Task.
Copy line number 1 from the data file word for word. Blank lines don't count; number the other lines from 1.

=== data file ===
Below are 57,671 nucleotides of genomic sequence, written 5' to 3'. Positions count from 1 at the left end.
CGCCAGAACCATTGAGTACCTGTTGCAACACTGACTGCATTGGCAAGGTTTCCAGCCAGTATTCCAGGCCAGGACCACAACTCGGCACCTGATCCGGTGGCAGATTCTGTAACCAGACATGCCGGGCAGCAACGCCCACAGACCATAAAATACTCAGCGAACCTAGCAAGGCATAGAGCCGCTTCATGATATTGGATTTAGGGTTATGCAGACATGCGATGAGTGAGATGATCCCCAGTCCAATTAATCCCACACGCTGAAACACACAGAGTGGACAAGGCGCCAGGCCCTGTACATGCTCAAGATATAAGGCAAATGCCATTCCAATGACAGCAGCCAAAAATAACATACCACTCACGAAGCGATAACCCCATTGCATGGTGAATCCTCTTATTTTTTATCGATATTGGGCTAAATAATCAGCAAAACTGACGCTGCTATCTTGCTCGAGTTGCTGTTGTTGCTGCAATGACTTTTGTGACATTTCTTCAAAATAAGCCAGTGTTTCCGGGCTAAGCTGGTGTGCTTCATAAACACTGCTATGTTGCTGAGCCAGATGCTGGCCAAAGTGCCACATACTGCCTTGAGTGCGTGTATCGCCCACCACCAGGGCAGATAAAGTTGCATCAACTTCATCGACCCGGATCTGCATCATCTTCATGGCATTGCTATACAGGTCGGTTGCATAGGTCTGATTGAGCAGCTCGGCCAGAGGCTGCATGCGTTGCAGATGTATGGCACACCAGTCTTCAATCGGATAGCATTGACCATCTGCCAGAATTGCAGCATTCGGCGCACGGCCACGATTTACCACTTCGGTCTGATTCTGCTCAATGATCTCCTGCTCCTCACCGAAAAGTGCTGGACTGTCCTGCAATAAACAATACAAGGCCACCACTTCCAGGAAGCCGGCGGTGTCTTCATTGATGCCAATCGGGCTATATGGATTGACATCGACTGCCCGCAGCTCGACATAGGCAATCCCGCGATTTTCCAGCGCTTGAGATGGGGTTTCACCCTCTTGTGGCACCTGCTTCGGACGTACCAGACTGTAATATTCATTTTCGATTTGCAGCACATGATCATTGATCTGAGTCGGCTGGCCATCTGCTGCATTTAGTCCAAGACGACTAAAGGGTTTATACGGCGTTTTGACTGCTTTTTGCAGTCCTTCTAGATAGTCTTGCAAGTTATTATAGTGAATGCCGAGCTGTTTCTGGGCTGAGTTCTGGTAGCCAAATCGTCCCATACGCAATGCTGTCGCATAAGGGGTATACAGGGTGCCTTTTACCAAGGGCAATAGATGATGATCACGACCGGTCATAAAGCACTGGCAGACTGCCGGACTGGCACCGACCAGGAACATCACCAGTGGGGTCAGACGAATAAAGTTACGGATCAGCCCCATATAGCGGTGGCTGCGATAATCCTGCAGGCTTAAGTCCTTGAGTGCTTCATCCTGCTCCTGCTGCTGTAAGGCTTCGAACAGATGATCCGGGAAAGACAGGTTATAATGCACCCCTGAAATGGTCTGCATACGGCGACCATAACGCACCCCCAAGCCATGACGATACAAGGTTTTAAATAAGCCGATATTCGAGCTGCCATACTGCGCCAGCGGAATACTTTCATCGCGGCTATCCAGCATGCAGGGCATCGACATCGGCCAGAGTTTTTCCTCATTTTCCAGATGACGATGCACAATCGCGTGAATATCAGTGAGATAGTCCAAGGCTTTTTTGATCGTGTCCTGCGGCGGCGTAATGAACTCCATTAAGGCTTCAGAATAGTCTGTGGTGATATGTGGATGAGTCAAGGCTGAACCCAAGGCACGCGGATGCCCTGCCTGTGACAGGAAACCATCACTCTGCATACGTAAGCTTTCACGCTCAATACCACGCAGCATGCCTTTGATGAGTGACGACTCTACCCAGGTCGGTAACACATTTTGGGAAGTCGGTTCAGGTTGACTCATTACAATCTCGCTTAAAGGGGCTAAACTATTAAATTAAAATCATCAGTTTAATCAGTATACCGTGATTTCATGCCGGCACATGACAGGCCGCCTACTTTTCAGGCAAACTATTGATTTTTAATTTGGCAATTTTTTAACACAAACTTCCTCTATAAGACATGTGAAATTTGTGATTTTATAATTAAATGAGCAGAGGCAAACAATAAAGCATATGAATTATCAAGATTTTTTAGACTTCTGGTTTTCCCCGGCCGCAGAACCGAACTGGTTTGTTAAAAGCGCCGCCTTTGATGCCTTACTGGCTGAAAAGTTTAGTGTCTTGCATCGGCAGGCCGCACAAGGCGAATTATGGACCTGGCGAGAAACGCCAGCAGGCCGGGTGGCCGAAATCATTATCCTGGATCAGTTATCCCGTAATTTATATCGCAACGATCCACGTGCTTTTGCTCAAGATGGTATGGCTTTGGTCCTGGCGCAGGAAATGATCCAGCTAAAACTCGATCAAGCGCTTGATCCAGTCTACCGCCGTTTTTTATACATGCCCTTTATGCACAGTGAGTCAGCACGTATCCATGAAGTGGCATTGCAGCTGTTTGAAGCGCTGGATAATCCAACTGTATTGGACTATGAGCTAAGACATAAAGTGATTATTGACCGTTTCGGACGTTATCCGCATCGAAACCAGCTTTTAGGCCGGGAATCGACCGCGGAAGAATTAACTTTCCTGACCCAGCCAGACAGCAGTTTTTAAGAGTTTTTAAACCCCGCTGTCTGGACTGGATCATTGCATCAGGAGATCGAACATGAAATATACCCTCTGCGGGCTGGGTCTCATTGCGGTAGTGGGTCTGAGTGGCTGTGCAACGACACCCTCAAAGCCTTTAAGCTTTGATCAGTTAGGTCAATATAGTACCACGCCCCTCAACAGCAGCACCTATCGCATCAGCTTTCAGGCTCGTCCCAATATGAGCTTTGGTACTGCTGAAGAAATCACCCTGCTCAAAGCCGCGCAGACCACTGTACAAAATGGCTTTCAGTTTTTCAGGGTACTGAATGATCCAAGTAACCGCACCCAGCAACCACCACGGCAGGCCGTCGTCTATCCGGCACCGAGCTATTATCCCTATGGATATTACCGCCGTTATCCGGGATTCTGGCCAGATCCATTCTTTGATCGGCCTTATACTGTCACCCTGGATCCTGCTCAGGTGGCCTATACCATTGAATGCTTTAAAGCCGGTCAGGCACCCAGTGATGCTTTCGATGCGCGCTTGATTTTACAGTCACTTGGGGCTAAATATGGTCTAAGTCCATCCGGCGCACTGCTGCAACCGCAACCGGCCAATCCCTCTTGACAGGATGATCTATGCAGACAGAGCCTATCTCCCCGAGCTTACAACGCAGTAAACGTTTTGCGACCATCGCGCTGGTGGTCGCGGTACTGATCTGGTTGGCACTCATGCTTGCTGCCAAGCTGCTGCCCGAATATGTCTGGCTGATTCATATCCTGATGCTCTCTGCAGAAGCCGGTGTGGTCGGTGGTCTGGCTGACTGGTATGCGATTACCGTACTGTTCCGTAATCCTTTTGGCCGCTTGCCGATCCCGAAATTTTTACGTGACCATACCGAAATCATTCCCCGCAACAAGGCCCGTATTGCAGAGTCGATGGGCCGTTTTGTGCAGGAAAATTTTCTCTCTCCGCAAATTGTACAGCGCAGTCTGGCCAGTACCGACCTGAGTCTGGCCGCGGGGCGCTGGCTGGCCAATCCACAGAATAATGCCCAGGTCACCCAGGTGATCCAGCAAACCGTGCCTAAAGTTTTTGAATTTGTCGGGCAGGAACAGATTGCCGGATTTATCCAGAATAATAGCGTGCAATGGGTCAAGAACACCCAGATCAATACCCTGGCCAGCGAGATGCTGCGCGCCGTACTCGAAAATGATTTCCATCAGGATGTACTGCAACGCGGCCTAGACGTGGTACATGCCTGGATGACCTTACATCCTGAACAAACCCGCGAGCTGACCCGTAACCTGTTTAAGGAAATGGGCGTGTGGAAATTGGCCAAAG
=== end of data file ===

Below are 57,671 nucleotides of genomic sequence, written 5' to 3'. Positions count from 1 at the left end.